Tag Archives: Scripture Gospel of Luke

St. Theophan the Recluse: Woe to those who are rich . . .

Gold Riches WealthWoe to those who are rich, who are full, who laugh, and who are praised. But good shall come to those who endure every wrongful accusation, beating, robbery, or compulsory difficulty. This is com­pletely opposite to what people usu­ally think and feel! The thoughts of God are as far from human thoughts as heaven is from the earth. How else could it be? We are in exile; and it is not remarkable for those in exile to be offended and in­sulted. We are under a penance; the penance consists of deprivations and labors. We are sick; and most useful for the sick are bitter medi­cines. The Savior Himself all of His life did not have a place to lay His head, and He finished his life on the cross — why should his followers have a better lot? The Spirit of Christ is the spirit of preparedness to suffer and bear good-naturedly all that is sorrowful. Comfort, arro­gance, splendor, and ease are all foreign to its searching and tastes. Its path lies in the fruitless, dreary desert. The model is the forty-year wandering of the Israelites in the desert. Who follows this path? Ev­eryone who sees Canaan beyond the desert, boiling over with milk and honey. During his wandering he too receives manna, however not from the earth, but from heav­en; not bodily, but spiritually. All the glory is within.

+ St. Theophan the Recluse, Thoughts for Each Day of the Year: According to the Daily Church Readings from the Word of God

For the 19th Monday after Pentecost; Phil. 2:12-16; Luke 6:24-30

St. Nikolai Velimirovich: About Joseph of Arimathea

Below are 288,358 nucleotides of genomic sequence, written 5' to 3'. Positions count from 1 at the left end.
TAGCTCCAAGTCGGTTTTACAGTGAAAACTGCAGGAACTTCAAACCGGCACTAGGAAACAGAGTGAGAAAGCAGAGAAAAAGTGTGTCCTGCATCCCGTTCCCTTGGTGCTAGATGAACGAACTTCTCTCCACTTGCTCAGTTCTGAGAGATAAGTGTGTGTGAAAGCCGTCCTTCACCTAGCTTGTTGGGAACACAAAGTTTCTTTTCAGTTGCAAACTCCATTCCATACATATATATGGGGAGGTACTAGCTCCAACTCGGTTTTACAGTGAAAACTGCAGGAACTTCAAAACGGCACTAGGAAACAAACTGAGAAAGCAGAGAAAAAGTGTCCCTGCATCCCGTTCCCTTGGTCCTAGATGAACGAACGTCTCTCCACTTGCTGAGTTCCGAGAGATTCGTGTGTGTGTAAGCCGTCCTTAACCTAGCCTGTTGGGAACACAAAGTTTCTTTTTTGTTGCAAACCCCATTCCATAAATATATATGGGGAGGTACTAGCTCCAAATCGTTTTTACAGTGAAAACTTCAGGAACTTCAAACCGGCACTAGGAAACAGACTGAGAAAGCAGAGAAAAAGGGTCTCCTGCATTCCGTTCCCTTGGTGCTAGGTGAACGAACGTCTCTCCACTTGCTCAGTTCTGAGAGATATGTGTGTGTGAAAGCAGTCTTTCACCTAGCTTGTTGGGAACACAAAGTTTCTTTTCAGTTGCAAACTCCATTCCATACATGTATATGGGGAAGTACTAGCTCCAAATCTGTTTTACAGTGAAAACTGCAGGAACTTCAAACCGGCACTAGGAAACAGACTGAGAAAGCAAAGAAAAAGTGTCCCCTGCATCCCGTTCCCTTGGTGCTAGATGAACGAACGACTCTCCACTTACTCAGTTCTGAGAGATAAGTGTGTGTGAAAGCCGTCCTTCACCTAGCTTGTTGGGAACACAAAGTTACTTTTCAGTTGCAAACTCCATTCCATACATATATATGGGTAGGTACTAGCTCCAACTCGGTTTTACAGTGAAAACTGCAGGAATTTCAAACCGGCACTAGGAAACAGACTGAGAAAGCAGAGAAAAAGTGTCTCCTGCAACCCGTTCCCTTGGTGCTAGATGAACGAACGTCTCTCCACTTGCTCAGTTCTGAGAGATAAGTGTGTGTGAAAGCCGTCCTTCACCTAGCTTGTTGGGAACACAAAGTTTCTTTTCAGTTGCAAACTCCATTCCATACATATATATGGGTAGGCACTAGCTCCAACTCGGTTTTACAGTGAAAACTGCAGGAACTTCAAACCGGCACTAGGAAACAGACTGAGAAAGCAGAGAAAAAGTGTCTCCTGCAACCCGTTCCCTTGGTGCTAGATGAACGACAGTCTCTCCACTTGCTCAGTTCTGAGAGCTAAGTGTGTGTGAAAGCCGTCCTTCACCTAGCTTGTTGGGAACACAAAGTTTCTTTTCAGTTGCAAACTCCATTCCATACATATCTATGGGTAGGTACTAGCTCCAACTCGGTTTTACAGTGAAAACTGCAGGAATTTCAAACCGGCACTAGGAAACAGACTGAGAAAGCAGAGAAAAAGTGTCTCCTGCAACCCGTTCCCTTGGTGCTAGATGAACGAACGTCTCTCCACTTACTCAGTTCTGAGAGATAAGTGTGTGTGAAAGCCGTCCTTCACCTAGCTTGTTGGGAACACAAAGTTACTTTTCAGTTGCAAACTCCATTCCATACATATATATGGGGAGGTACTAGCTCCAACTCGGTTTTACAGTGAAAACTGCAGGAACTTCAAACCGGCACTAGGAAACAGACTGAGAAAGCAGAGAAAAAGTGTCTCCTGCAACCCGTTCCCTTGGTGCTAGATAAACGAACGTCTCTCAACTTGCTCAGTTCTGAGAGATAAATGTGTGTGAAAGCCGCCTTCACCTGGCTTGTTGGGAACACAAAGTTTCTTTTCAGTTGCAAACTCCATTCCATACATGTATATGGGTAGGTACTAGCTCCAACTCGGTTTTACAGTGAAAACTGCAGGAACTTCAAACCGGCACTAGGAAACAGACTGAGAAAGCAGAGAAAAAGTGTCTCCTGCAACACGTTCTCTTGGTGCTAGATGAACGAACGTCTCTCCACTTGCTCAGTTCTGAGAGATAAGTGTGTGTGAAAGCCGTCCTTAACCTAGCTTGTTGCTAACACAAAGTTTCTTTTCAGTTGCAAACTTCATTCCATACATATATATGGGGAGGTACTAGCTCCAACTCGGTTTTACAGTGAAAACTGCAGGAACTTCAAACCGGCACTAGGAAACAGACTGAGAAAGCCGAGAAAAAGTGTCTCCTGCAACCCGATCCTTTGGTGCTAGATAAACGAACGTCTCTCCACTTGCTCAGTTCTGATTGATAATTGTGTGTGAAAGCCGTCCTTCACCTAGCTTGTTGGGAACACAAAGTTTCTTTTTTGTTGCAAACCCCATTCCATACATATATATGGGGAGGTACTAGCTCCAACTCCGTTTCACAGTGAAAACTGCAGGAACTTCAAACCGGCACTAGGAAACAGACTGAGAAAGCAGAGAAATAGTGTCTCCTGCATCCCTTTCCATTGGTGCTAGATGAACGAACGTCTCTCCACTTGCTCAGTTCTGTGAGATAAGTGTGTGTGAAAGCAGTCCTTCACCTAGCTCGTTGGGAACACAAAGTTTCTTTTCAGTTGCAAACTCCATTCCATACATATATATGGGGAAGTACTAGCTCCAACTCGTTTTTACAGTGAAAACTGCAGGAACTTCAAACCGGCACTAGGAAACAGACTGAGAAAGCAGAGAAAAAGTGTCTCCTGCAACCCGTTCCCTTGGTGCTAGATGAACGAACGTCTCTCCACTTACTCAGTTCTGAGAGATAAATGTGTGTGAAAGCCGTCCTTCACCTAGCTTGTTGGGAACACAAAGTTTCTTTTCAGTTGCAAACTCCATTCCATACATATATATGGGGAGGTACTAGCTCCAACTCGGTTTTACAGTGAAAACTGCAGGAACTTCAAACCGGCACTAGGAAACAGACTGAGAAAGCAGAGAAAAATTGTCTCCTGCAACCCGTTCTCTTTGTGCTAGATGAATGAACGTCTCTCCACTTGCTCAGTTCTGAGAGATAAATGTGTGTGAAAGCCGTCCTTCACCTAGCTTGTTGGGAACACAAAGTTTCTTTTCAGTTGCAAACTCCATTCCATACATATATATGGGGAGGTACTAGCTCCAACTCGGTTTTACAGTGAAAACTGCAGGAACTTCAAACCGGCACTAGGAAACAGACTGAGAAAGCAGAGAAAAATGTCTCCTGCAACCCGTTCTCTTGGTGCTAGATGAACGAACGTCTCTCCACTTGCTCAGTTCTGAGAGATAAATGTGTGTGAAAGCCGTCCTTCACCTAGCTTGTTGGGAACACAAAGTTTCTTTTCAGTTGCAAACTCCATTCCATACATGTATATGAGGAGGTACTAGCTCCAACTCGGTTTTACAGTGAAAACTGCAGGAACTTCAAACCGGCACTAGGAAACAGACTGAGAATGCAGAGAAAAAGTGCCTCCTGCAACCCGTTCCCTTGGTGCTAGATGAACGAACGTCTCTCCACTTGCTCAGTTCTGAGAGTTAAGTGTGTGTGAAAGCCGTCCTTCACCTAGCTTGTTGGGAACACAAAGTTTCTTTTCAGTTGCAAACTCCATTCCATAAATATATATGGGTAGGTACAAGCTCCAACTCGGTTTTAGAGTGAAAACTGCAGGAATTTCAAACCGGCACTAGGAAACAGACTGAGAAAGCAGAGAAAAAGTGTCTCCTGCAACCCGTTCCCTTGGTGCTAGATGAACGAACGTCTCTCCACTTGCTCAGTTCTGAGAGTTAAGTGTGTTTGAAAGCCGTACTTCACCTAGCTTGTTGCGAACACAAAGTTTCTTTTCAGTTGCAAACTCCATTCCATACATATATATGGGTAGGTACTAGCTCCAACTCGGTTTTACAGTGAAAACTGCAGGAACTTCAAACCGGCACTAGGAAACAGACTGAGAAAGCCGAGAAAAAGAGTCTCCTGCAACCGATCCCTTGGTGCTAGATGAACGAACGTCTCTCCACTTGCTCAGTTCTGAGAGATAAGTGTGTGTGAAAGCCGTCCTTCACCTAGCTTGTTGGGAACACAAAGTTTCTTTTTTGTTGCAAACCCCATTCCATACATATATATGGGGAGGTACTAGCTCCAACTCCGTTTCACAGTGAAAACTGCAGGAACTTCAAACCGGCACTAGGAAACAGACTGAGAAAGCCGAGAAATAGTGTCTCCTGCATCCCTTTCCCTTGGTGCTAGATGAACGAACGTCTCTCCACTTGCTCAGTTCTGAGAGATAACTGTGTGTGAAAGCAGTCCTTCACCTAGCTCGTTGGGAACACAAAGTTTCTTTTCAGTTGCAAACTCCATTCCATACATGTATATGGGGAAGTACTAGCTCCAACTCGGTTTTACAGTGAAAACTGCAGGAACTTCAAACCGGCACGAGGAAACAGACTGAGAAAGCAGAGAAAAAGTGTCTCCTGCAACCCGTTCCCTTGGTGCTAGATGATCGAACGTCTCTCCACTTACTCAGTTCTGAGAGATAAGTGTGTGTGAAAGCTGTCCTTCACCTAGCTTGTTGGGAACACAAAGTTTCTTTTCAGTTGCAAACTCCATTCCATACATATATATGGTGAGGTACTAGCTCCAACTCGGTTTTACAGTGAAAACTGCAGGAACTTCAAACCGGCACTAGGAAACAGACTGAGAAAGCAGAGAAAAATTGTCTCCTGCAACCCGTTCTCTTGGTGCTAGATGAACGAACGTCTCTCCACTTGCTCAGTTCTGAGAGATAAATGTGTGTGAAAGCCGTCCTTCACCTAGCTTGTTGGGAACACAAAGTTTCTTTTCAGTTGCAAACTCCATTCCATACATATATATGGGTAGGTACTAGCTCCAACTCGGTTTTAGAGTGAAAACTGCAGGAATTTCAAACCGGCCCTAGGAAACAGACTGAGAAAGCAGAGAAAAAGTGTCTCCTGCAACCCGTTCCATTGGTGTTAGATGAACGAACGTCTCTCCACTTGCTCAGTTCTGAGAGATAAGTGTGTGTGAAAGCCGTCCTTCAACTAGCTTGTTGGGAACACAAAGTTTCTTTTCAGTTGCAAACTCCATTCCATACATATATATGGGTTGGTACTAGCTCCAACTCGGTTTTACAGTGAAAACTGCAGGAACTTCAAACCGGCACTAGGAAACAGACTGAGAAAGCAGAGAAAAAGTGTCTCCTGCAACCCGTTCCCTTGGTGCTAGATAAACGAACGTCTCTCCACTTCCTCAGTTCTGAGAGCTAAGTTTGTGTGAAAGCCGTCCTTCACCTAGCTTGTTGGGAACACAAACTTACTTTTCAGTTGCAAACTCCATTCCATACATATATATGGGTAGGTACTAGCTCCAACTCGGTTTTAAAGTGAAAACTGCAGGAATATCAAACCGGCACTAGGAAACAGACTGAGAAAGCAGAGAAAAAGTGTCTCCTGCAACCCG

Icon Joseph of ArimatheaAt that time Joseph of Arimathea, an honourable counsellor, which also waited for the Kingdom of God, came, and went in boldly unto Pilate, and craved the body of Jesus. There was another great man who had come from Arimathea, or Ramathain, on Mount Ephrem: the Prophet Samuel (1 Samuel 1:1 ). This Joseph is mentioned by all four Evangelists, specifically in connection with the dead Lord’s burial. John calls him a disciple of Jesus secretly (19:38); Luke – a good man and a just (23:50), Matthew – a rich man (27:57). (The Evangelist does not call Joseph rich from vanity, to show that the Lord had rich men among His disciples, “but in order to show how it was that he was able to get Jesus’ body from Pilate. To a poor and unknown man, it would not have been possible to penetrate to Pilate, the representative of Roman power.”- Jerome: “Commentary on Matthew“.) He was noble in soul: he feared God and waited for the Kingdom of God. In addition to his outstanding spiritual traits, Joseph was also a rich man of good standing. Mark and Luke call him a counsellor. He was, then, one of the elders of the people, like Nicodemus. Also, like Nicodemus, he was a secret admirer and disciple of the Lord Jesus. But, even though these two men were secret followers of Christ’s teaching, they were nevertheless ready to lay themselves open to danger by standing together with Christ. Nicodemus once asked the embittered Jewish leaders to their faces, when they were seeking an excuse to kill Christ: “Doth our law judge any man before it hear him?” (John 7:51). Joseph of Arimathea laid himself open to even greater danger by taking thought for the Lord’s body when His known disciples had fled and dispersed, and when the Jewish wolves, having killed the Shepherd, could at any moment fall on the sheep. That what Joseph was doing was dangerous is indicated by the Evangelist by the word “boldly”. He needed, then, more than courage; he needed daring to go to Caesar’s representative and ask for the body of a crucified felon. But Joseph, as Nicephorus says, “in his greatness of soul, threw off his fear and shook off all subservience, showing himself to be a disciple of Jesus Christ”.